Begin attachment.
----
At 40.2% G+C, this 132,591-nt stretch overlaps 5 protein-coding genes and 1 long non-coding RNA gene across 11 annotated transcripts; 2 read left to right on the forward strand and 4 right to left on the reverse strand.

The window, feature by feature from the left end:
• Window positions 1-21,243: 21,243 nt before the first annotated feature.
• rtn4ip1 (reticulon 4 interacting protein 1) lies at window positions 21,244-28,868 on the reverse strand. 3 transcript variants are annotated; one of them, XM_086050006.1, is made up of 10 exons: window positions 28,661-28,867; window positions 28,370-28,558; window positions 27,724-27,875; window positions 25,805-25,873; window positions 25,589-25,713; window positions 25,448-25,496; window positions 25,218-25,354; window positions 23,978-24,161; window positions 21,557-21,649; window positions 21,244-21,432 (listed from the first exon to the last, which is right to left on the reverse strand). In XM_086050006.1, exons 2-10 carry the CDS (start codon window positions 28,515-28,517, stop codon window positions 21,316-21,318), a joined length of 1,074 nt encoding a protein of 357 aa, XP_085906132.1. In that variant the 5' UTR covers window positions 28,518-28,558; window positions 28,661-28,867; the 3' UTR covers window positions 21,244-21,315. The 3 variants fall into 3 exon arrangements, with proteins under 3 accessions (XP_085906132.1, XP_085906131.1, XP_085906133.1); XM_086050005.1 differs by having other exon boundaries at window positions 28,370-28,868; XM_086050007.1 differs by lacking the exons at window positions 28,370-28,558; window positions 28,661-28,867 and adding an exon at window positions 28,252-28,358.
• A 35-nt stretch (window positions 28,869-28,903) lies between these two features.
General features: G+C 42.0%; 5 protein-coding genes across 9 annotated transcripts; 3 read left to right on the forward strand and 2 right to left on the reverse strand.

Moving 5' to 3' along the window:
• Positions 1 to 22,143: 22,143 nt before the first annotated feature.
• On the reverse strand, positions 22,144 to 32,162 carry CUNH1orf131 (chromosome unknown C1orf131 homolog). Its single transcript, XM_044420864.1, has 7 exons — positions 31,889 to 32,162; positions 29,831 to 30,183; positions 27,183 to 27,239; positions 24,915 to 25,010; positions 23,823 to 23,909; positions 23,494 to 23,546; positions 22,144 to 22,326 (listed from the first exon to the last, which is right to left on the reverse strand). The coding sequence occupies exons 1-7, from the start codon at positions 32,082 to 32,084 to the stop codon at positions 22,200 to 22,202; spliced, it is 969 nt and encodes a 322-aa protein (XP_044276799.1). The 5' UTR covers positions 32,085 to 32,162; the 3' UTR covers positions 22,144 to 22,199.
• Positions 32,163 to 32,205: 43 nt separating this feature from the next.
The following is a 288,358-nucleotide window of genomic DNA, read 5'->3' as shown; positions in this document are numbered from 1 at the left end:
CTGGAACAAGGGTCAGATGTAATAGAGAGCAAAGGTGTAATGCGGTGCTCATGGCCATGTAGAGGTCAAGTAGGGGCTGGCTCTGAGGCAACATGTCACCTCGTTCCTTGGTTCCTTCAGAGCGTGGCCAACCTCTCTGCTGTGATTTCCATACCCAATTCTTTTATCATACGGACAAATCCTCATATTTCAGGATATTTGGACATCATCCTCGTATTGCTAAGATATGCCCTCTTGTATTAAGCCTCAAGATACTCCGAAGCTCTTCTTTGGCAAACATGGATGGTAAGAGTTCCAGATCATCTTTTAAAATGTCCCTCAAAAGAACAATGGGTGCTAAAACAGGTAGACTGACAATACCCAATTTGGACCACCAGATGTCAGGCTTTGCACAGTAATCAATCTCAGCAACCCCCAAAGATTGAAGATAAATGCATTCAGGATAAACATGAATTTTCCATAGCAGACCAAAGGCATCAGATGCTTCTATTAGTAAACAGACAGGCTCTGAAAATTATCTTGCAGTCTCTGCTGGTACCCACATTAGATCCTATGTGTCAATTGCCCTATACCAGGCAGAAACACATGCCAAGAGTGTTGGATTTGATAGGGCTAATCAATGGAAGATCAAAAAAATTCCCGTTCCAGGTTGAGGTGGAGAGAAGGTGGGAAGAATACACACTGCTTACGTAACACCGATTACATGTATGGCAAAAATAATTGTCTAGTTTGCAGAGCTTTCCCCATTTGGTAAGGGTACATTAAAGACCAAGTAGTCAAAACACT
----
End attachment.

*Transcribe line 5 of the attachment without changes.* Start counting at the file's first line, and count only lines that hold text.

• A 35-nt stretch (window positions 28,869-28,903) lies between these two features.